Biodegradable Plastics

biodegradable plastic

If you’re in the habit of reading what supermarkets print on their plastic bags, you may have noticed a lot of environmentally friendly statements appearing over the last few years.

Some supermarkets have begun using photodegradable and oxydegradable plastic in their shopping bags.

As the name suggests, these biodegradable plastics contain additives that cause them to decay faster in the presence of light, oxygen, moisture and heat.

Unlike bioplastics, biodegradable plastics are made of ordinary (petrochemical) plastics and don’t break down into harmless substances.

True, sometimes they leave behind some toxic residues which makes them (but not always) unsuitable for composting.

Biodegradable plastics sound great. Yet, these are not without problems.

With growing doubts over their environmental benefit, in 2014, members of the European Parliament tried to ban oxydegradable plastics.

Although that proposal was rejected, the attempt lead to detailed studies of oxydegradable plastics confirming that these plastics are not completely composted and don’t break down in landfills.

Even worse, in the oceans, as the water is too cold to break down biodegradable plastics, these plastics will float forever.

In time, they do break down, producing tiny plastic fragments harmful to marine life.

Recycled plastics

Recycled Plastic

One neat solution to the problem of plastic disposal is to recycle old plastic materials into new ones.

The practice got traction in fashion, thanks to parley for the oceans and other similar agencies.

However, there are two problems with recycled plastics:

  • First, recycled plastic can’t be used to make the same items again. For example, old recycled coca-cola plastic bottles can’t be turned into new plastic bottles as, during the regeneration process, the initial plastic loses some of its properties.
  • Second, recycled plastics are not necessarily better for the environment. Unless re-made by saving energy and water – and thus contributing to the reduction of greenhouse gas emissions.

Keeping waste out of a landfill and turning it into new things is a great idea.

But when it takes a higher amount of energy to collect and recycle the plastic, compared to making new plastic, that’s not eco-friendly but merely ridiculous.

Biodegradable Plastic: Good or Bad?

Is Biodegradable plastic good for the environment?

Anything that helps humankind solve the plastics problem has to be a good thing, right?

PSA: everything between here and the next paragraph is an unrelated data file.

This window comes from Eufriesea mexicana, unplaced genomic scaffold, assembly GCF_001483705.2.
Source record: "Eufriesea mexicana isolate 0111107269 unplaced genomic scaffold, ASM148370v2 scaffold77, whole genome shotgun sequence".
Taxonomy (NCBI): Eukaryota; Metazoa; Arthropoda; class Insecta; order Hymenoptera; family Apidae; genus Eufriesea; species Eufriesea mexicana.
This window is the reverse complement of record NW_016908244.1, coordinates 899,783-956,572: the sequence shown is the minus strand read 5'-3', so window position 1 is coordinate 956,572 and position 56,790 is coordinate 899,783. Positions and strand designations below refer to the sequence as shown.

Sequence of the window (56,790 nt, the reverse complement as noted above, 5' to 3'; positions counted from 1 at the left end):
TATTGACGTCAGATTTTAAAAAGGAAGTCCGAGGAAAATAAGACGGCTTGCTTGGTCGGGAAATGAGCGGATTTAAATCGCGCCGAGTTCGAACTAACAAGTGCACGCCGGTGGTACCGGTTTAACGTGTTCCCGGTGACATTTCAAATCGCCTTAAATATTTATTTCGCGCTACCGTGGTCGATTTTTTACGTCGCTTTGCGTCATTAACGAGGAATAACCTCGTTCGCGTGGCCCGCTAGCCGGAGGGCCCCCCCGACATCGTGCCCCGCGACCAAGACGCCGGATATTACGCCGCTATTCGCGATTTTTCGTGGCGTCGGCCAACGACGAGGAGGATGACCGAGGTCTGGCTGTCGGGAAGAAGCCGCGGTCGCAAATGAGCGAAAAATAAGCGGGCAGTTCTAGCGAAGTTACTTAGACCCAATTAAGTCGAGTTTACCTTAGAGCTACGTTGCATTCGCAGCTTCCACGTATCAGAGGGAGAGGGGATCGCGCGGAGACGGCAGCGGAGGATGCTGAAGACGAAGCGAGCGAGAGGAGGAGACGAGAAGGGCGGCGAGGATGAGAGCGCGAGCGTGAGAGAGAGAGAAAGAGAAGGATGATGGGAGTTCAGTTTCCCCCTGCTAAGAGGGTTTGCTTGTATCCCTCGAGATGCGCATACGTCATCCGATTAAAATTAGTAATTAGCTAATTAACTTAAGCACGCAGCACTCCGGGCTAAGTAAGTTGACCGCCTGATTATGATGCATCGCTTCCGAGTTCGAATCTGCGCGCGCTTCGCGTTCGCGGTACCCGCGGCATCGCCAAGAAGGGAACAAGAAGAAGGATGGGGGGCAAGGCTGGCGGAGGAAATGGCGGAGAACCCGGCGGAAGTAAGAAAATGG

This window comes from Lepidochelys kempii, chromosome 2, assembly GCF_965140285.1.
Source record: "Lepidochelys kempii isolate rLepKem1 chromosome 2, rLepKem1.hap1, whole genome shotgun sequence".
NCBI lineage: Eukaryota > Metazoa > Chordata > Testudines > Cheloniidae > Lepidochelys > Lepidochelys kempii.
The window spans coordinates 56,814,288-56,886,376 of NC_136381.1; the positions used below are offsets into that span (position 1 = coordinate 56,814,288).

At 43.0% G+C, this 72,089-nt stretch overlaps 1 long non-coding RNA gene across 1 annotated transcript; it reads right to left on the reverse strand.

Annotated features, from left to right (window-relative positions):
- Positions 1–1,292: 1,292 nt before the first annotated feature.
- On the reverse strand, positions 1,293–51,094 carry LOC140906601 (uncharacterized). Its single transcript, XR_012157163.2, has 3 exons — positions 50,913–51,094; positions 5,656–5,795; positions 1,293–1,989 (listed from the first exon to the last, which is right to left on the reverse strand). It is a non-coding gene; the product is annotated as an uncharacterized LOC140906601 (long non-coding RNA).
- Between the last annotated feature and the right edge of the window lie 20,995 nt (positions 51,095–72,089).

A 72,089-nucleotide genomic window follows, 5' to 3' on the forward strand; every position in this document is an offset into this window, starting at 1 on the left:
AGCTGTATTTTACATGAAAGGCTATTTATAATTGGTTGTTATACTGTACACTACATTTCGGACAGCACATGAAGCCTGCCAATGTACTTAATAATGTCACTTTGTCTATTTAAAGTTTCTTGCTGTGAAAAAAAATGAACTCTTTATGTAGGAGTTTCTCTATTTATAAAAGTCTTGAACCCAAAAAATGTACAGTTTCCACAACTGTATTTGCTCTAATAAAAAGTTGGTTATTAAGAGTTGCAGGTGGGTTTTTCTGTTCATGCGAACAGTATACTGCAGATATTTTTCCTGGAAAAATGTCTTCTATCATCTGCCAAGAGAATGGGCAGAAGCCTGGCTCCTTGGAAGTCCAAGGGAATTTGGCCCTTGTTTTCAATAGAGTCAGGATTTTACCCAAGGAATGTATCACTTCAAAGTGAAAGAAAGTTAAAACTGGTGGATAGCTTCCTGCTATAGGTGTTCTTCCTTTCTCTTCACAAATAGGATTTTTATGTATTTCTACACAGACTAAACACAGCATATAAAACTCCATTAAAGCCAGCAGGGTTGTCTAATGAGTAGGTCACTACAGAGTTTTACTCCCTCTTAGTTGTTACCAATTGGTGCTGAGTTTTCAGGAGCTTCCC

Unfortunately, environmental issues are never quite so simple.

Actions that seem to help the planet in distinct ways sometimes have significant drawbacks and can do damage in other ways.

It’s important to see things in the round to understand whether “environmentally friendly” things are doing more harm than good.

Bioplastics and biodegradable plastics have long been controversial.

Manufacturers like to portray them as a magic-bullet solution to the problem of plastics that won’t go away.

Bioplastics, for example, are touted as saving 30–80 per cent of the greenhouse gas emissions you’d get from standard plastics and they can give food longer shelf-life in stores.

Here are some of the drawbacks:

To begin with, some biodegradable plastics decompose in landfills, they produce methane, a greenhouse gas that adds to the problem of global warming.

Biodegradable plastics and bioplastics don’t always readily decompose.

Some need exposure to UV (ultraviolet) light or relatively high temperatures and, in some conditions, can still take many years to break down.

Even then, they may leave behind micro-fragments or toxic residues.

Also, bioplastics made from plants such as corn and maize are no longer used to grow food but plastic instead.

By 2014, almost a quarter of US grain production was expected to shift to biofuels and bioplastics production.

Taking more agricultural land out of production could cause a significant rise in food prices that would hit poorest people hardest.

Growing crops to make bioplastics comes with the usual environmental impacts of intensive agriculture.

This includes greenhouse emissions from the petroleum needed to fuel farm machinery and water pollution caused by runoff from the land where fertilisers are used in industrial quantities.

In some cases, these indirect impacts from “growing” bioplastics are greater than if we simply made plastics from petroleum in the first place.

Moreover, some bioplastics, such as PLA, are made from genetically modified corn.

Some environmentalists consider GM (genetically modified) crops to be inherently harmful to the environment, though others disagree.

Finally, bioplastics and biodegradable plastics cannot be easily recycled.

To most people, PLA looks very similar to PET (polyethene terephthalate) but, if the two are mixed up in a recycling bin, the whole collection becomes impossible to recycle.

There are fears that increasing use of PLA may undermine existing efforts to recycle plastics.